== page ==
Electrochemical performances over a wide temperature range
Undoubtedly, LIBs operating over a wide temperature range presents great importance in practical applications such as those in electric vehicles, space and military missions. For wide temperature LIBs, the most challenging work is to get a compromise between subzero temperature performance and high temperature performance. The most direct and efficient strategy is formulating wide temperature electrolyte by dissolving thermally stable lithium salts in low melting point and high boiling point solvents with low viscosity.7, 37–43 Herein, a dual-salt electrolyte of 0.6 M LiTFSI + 0.4 M LiDFOB EC/PC/EMC (1:1:3, by volume) is developed for 5 Ah
NCM523/G pouch cell. Wherein, carbonate solvents possessing low melting point (PC, Tm = -48.8℃; EMC, Tm = -53℃) and high boiling point (EC, Tb =243℃; PC, Tb = 242℃) are selected for formulating the wide temperature range electrolyte. In the 1st formation cycle at room temperature (RT), 5 Ah NCM523/G pouch cell with the dual-salt electrolyte demonstrated high initial Coulombic efficiency of 85.8% (5.14/5.99 Ah) than that (47.6%, 2.18/4.58 Ah) of the pouch cell with 1 M LiPF6 EC/PC/EMC (1:1:3, by volume) (Fig. 1a). Moreover, severe gas swelling of pouch cell with 1 M LiPF6 EC/PC/EMC is observed (Left inset in Fig. 1a), due to the PC-induced formation of unstable solid-electrolyte-interphase (SEI) layer on graphite anode.44–45 As a sharp contrast, pouch cell with the dual-salt electrolyte shows no obvious swelling (Right inset in Fig. 1a), benefiting from the formation of stable SEI layer by LiDFOB salt.46–47 Therefore, 5 Ah NCM523/G pouch cell with the dual-salt electrolyte is employed for the following electrochemical and thermal safety study.
After the vacuum degassing procedure of formation process, the determined gravimetric energy density of 5 Ah NCM523/G pouch cell with dual-salt electrolyte is highly up to 208.8 Wh kg− 1. At RT at 0.5 C rate for 400 cycles, the pouch cell presents a high average Coulombic efficiency of 99.88% and delivers a discharge capacity retention of 92.72%, 84.10%, 74.90% and 68.77%, at the 100th, 200th, 300th, and 400th cycle, respectively (Fig. 1b-c). When the temperature is increased up to 60 ℃, the discharge capacity retention of the pouch cell at 0.2 C rate is 82.23%, 79.02%, 76.56% and 74.48% at the 100th, 200th, 300th and 400th cycle, respectively, with an average Coulombic efficiency reaching to 99.92% (Fig. 1d-e). In subsequent, subzero temperature performance is revealed by discharging the room-temperature fully charged 5 Ah NCM523/G pouch cell, at varied subzero temperatures of -10 °C, -20 °C, -30 °C, and − 40 °C, respectively (Fig. 1f). The corresponding discharge capacity retention is 85.79%, 75.76%, 64.46%, and 40.81%. In general, the high-energy 5 Ah NCM523/G pouch cell using the formulated dual-salt electrolyte is very competent for wide temperature range applications. Moreover, it is noted that, to the best of our knowledge,29 this is the first case to evaluate the application of dual-salt electrolytes in LIBs over a wide temperature range, which is significant for the commercialization process of dual-salt electrolytes.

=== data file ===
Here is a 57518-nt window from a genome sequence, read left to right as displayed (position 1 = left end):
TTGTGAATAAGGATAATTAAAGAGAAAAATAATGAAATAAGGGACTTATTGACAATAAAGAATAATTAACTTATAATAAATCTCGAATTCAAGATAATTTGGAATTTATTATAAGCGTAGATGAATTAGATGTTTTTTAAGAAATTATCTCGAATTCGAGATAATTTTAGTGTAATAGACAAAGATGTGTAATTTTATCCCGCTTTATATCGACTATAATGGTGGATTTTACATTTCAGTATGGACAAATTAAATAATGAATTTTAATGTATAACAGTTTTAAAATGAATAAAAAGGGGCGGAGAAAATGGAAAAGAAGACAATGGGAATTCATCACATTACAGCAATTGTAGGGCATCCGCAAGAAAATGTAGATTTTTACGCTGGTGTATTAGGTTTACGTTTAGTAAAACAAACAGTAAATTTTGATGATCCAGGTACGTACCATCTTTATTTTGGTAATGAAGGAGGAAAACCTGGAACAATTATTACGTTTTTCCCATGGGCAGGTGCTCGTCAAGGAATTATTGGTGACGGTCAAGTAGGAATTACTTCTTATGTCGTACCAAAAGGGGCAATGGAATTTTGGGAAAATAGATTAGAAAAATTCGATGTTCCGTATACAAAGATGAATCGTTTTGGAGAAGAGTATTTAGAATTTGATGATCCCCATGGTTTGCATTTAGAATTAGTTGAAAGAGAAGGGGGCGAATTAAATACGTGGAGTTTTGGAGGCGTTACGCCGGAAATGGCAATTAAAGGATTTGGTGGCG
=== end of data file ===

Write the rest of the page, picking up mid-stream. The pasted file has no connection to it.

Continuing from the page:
Heat generation during charge-discharge operation
Thermal anomalies inside the cell or pack in the absence of proper thermal management can instigate accelerated cell capacity degradation and even hazardous thermal runaway. Therefore, the heat generation accompanied with battery charge-discharge operation is receiving more and more attention. Generally, heat generated from battery cycling can be divided into reversible heat and irreversible heat. Irreversible heat refers to the ohmic heat from the polarization or overpotential of the cell, while reversible heat is determined by the measurement of cell entropic coefficient depending on the intrinsic nature of the electrode materials (relating with the atom arrangement in the crystal lattice).48 Deciphering the heat generation law of a single cell is essential to design and optimize the battery thermal management system, which ensures batteries in a pack or module running in an ideal temperature range. Here, two boundary scenarios of adiabatic and isothermal environment, representing the worst and best case for the heat management, respectively, are considered for heat determination of the pouch cell with dual-salt electrolyte.